Should Coding Be Added to the Journalists’ Program?


Yes, journalists should learn how to program. No, not every journalist should learn it right now -- just those who want to stay in the industry for another ten years.

— PBS Mediashift's Roland Legrand

A major topic of discussion in the journalism industry is whether journalists should be learning how to code. The discussion represents the digital age as well as the evolution of the field itself. While there are arguments both in favor of and against having journalists learning to program, it appears the general consensus is that journalists should have at least a basic understanding of programming.

Poynter’s Steve Myers discusses this question in his analysis of Developer Jeff Atwood’s post, Please don’t learn to code. Atwood argues in his post that coding is not an essential skill to have for most people; instead of having people learn to code, Atwood says, they should focus on solving the problems they are charged with handling. (He uses the example of having the New York mayor focus on solving budget problems rather than developing code to solve them.) Myers doesn’t discount the whole argument, instead saying journalists should take a more balanced approach:

Some journalists should learn how to code; others should learn enough to communicate with the smart people in the office tasked with building news apps; more should take a data-centered approach to their work, and pretty much everyone should understand how computers and the Internet work so they can properly explain things to their audiences. -Steve Myers, Poynter.

Northwestern’s Knight News Innovation Lab’s Miranda Mulligan echoes this point in her discussion of the importance of journalism schools teaching students how to code. She argues for more learning of programming than Atwood does – she says it should be taught every semester, every year in a journalism program – to enhance a journalist’s online presence. Again, she does not argue for “fluency” in programming, but enough of a familiarity to know how browsers work and how to develop programs to solve problems.

For me, there’s only one response to this: Journalists should learn more about code.Understanding our medium makes us better storytellers. -Miranda Mulligan, Northwestern Knight News Innovation Lab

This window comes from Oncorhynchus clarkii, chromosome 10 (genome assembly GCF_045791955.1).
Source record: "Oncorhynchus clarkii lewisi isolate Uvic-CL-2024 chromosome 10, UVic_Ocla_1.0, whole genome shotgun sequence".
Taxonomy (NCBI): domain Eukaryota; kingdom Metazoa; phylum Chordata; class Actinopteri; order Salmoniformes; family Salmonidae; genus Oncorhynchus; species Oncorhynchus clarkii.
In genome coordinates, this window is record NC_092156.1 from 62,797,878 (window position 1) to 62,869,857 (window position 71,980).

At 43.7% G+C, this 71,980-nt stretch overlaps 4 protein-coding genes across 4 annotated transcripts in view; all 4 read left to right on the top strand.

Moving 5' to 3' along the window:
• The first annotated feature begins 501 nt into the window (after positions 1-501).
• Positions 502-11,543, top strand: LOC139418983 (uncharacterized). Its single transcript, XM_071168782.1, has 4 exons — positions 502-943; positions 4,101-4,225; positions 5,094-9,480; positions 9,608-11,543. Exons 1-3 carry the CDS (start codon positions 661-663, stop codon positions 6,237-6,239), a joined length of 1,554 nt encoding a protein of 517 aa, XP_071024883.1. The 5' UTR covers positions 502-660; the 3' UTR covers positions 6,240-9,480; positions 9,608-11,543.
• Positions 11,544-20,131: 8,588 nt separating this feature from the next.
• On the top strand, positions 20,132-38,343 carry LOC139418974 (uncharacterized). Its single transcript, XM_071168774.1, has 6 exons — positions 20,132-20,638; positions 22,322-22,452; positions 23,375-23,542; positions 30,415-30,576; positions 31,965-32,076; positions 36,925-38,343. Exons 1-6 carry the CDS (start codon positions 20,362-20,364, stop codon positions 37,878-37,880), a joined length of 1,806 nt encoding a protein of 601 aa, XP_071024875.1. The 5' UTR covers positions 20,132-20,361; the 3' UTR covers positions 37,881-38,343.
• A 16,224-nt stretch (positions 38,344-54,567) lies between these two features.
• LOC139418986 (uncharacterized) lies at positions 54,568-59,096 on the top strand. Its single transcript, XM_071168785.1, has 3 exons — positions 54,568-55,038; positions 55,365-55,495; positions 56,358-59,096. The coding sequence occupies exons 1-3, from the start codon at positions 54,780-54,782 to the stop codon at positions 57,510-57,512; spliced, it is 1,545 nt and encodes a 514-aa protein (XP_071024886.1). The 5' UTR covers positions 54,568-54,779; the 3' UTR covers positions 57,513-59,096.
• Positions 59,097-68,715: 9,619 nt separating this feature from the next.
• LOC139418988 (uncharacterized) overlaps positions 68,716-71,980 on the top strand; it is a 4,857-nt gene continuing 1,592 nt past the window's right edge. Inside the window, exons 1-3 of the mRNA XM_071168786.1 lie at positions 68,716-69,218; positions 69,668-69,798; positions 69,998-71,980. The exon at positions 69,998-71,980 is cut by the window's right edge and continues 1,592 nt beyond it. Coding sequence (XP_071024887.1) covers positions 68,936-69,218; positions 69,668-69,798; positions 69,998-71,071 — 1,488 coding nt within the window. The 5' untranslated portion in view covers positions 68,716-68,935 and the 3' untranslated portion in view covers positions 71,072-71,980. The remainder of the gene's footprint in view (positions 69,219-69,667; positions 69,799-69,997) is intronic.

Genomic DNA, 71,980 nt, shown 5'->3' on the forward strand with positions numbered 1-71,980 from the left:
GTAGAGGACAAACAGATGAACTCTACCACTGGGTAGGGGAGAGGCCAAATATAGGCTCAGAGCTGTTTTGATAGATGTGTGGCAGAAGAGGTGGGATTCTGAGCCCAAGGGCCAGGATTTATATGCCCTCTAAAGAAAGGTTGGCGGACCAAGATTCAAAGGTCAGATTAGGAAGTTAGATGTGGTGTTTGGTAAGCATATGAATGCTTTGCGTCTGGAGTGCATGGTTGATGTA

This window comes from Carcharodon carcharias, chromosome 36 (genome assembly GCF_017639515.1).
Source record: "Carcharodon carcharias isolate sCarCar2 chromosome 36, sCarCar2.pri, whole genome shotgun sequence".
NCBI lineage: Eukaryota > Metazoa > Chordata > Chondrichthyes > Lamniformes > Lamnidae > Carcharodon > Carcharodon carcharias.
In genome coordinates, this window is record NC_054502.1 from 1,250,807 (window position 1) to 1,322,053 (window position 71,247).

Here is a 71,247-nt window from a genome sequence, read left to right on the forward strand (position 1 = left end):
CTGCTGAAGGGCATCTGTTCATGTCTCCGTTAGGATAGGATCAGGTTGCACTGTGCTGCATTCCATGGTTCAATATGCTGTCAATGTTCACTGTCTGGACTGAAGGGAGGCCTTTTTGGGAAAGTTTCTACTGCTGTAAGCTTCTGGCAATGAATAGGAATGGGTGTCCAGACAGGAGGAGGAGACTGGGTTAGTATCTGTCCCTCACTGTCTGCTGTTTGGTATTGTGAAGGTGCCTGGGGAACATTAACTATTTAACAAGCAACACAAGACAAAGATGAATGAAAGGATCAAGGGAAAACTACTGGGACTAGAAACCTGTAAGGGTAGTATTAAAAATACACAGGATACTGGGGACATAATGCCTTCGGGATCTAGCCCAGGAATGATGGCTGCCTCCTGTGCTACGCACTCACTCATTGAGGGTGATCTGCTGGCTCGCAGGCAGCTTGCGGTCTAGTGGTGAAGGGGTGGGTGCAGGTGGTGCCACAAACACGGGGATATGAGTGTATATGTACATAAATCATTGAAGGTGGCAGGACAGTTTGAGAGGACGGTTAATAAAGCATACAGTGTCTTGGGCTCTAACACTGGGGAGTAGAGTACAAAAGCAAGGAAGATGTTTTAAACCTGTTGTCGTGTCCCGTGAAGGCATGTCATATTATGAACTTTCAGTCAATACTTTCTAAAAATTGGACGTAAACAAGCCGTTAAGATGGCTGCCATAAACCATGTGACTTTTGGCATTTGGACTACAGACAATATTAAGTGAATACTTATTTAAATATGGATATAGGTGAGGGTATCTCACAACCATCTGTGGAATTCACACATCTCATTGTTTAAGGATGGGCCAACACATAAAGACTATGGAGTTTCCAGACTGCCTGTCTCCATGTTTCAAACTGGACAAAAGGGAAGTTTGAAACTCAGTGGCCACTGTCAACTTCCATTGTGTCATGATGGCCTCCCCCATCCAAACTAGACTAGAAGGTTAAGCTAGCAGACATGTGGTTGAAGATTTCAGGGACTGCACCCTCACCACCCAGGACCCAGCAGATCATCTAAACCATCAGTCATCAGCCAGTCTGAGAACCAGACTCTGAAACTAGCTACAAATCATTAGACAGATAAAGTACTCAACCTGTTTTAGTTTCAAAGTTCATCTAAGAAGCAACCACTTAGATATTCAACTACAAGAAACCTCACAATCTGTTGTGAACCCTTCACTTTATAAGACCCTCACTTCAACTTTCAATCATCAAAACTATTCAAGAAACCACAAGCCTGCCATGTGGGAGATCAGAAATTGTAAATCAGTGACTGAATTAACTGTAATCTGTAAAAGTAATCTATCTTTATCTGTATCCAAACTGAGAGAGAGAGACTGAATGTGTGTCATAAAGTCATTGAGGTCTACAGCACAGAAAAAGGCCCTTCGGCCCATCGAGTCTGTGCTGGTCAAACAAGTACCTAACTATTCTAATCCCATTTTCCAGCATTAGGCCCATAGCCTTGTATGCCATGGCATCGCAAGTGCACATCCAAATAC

Finally, PBS Mediashift’s Roland Legrand makes the case that journalists should learn programming because more and more information journalists need and can use to tell stories is being digitized. Additionally, since people have less time to read a story, it becomes more important to grab their attention with interactivity. As we continue in the digital age, he says, these skills will become more important for journalists to have:

Yes, journalists should learn how to program. No, not every journalist should learn it right now — just those who want to stay in the industry for another ten years. -PBS Mediashift’s Roland Legrand

I found these arguments in favor of learning programming persuasive, but I’ll admit I’ve always been intrigued by programming. The skill appears to be a rare one among those looking to go into the news industry, and it’s my opinion that if one can invest time in learning a rare skill, that makes the person more valuable in a news operation, and provides them with greater job security, and compensation. Besides, our reliance on computers is only going to increase, so having a unique ability to work with them to solve problems is certainly going to become more important.

These are the articles cited in this post:


  1. Well, you exceeded the 500 word limit by A LOT, but your post is thorough, thoughtful, and well organized.

    • Chris Peralta says:

      Thanks…I knew the post exceeded the limit, but that’s largely due to the inclusion of quotes from the sources. I felt they added a lot to the post.

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